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From Sacticket.com


Sacramento Bee Serenity Screening Write Up

Tuesday 21 June 2005, by Webmaster

There’s a fine, fine line. But when one goes from fan to fanatic, it’s easily apparent that the line’s been crossed - at least to others.

It’s when you not only own a set of Spock ears, but wear them, proudly, in public.

It’s when you have three walls in your home dedicated to "Star Wars;" several shelves filled with DVDs, books and Luke Skywalker figurines, plus a life-sized plastic Yoda in the corner.

It’s when you drive 450 miles to see a sneak preview of a movie that doesn’t even open for another four months, not to mention spend $200 on an outfit to look just like the main character.

Grayson Ross, 20, did that last month, when he and two friends drove from Newport Beach to Roseville for a screening of the sci-fi flick, "Serenity," which is not scheduled to be released until September.

"I’m a pretty crazy guy," admits Ross, a student at New York’s Rochester Institute of Technology. "But this show has a certain magic to it, and nothing else I’ve experienced can compare."

Based on "Firefly," a canceled Fox television series, the futuristic "Serenity" was written and directed by Joss Whedon, the brain behind "Buffy the Vampire Slayer." Diehard fans, who banded together online after the TV show was yanked in December 2002, are already giving indications that this might be the next let’s-wait-in-line-for-days phenomenon.

The timing certainly couldn’t be better. Last month, the final installment in the "Star Wars" saga hit theaters and the television program, "Star Trek: Enterprise," left the air.

That’s a big science-fiction void to fill.

Enter "Serenity."

"It’s just something that grabs a hold of you and won’t let you go," says Kenneth Parkhurst, 31, of Orangevale.

For the Roseville screening, Parkhurst, who became a fan when the first episode of "Firefly" aired, took the day off from work at an Orchard Supply Hardware store in Sacramento and waited 11 hours to get the best seat in the house. (For the record: the center, middle seat.)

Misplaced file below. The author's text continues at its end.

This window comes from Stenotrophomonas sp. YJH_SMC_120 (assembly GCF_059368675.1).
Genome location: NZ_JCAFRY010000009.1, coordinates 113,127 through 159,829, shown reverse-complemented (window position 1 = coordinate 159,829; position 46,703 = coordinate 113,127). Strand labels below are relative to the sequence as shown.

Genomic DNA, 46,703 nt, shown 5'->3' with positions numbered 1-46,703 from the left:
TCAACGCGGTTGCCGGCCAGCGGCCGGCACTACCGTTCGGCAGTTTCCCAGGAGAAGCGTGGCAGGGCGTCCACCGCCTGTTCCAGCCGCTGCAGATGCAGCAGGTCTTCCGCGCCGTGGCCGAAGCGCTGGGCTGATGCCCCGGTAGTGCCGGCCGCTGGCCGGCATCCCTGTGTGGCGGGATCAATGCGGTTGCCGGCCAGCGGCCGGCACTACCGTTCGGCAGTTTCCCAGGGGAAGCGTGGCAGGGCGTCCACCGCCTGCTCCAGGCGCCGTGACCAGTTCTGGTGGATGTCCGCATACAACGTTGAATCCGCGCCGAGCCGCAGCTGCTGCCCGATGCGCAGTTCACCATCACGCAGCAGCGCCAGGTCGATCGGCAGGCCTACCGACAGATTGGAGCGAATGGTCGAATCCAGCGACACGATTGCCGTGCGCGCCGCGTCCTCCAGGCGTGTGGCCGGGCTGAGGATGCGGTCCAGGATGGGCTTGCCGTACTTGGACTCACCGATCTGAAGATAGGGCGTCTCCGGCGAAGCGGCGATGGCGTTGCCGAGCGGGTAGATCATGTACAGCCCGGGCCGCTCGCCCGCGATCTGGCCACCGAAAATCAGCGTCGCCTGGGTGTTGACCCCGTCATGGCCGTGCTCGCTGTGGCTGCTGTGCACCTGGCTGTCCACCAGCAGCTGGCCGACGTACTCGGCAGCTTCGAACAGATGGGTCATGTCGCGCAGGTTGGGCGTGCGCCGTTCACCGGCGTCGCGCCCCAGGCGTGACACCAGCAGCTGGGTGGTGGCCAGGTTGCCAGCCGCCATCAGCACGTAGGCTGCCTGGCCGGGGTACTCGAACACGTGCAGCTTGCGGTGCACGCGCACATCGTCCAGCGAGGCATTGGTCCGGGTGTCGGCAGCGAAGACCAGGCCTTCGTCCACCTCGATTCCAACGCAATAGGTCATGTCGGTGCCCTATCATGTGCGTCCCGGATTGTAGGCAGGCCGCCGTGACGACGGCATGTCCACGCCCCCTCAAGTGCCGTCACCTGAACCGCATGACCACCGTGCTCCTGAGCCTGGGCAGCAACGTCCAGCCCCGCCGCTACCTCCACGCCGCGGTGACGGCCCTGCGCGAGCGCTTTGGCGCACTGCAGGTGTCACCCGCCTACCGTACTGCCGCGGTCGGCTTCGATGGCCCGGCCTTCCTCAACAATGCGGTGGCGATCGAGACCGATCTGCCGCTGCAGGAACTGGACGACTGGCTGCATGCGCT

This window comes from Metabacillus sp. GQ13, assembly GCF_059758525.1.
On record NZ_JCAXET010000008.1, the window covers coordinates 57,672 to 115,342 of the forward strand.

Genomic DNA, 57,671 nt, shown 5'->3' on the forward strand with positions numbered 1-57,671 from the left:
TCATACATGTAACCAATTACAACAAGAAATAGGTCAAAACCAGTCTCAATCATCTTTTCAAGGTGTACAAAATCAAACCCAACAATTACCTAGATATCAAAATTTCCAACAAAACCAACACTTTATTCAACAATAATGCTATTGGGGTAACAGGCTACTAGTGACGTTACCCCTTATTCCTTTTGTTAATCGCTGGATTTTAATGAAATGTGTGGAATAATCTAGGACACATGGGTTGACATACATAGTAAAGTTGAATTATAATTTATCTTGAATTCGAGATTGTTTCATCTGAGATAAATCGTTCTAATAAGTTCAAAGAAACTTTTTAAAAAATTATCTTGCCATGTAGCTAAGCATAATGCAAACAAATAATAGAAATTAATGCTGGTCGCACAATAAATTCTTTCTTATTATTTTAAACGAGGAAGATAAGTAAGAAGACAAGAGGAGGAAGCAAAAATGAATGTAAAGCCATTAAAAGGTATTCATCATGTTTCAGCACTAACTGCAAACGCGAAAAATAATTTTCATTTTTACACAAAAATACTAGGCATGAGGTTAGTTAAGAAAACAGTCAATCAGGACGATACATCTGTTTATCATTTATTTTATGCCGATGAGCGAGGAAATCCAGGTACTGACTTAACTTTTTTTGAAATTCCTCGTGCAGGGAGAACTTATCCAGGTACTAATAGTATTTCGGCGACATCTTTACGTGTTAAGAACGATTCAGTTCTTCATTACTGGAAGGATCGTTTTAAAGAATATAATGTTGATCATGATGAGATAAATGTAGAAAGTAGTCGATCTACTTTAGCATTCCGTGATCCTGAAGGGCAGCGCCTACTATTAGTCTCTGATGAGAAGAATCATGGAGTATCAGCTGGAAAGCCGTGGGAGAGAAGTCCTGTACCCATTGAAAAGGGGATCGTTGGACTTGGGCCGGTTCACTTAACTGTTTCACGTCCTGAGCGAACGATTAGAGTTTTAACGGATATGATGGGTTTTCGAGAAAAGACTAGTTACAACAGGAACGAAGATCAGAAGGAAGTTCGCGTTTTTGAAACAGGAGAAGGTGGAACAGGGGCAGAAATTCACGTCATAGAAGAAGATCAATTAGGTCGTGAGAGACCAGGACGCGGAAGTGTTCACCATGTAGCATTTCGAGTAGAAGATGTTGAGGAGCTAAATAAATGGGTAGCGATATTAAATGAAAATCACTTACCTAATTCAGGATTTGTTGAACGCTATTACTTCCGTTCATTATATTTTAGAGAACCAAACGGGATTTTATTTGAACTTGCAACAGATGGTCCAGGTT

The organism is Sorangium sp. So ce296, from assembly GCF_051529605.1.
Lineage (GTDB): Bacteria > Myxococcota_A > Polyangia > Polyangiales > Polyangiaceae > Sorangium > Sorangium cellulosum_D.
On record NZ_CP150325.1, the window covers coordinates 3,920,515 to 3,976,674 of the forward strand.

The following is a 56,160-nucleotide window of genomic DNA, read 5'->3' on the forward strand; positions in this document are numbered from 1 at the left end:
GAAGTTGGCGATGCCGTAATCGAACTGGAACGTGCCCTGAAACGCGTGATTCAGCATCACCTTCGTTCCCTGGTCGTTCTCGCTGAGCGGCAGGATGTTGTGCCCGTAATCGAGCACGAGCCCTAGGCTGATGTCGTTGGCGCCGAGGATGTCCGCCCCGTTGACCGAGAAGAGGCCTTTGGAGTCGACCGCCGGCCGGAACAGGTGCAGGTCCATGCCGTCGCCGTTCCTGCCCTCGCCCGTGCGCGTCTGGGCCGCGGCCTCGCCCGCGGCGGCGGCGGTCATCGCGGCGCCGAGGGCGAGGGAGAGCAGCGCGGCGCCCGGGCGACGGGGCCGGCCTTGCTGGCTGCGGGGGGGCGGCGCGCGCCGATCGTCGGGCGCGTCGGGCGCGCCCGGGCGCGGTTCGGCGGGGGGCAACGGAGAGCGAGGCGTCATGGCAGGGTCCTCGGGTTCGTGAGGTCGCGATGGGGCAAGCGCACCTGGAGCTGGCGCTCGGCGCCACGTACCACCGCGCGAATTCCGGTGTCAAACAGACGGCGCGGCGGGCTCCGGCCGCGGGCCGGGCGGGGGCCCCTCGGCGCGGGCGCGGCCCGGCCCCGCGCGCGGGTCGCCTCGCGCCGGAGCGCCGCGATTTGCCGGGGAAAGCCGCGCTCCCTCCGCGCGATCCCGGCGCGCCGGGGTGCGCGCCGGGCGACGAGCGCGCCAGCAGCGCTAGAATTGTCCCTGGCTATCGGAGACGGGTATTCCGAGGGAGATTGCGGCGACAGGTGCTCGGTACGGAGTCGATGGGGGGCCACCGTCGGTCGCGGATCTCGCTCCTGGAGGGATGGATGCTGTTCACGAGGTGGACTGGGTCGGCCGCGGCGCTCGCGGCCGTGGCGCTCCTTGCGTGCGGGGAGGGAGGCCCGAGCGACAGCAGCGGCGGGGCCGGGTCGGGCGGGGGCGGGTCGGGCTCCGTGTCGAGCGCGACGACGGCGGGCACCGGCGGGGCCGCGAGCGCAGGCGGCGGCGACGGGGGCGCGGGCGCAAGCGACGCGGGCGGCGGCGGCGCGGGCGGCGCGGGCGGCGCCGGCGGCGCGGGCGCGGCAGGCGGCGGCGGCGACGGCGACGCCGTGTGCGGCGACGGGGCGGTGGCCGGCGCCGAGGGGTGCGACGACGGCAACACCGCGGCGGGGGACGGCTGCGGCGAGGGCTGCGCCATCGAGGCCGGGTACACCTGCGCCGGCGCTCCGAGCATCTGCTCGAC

To help pass the time, Parkhurst brought two books, including one on "Serenity," and a cheesecake. He then spent the day with a handful of other fans and the interwoven squirrels decorating the carpet at the Century Roseville 14.

"This carpet and I, we know each other," Parkhurst says.

Which brings us to the question: What makes people drive hundreds of miles in costume or spend a day on multicolored carpeting just to see a movie?

It’s the innate need to prove true fandom.

So says Ed Robertson, a pop culture critic for the online newspaper Media Life. After all, he says, "fan is short for fanatic. With science fiction, you take that level of passion and it kind of goes to the nth degree.

"With science fiction, in general, there’s always been that sort of close-knit community," adds Robertson, talking from his home office in Vallejo.

"No matter what you do, no matter what your income, no matter what your family life is, no matter how popular you may or may not be in your daily life, you go to a science fiction convention and you already have something in common with 5,000, 10,000 people."

Sacramento resident Ellen Fernandez, 46, was hooked on "Firefly." But besides her husband, Fernandez couldn’t find anyone else to talk to about the conformist Universal Alliance or the cannibalistic subhuman Reavers.

No one understood her attraction to the complex main character, Capt. Malcolm Reynolds, who leads the crew of the spaceship Serenity.

So last year, she started the Sacramento Browncoats, so named for the color worn by the losers of the civil war, including Reynolds.

For the fan club’s first few months, the four members counted Fernandez and her husband, Dex. But then there were 10. And now, there are about 50 members who meet regularly, Fernandez says.

"I have never been a clubby person," says Fernandez, whose is a freelance German translator by day. "But when you really love something, you want to tell the world."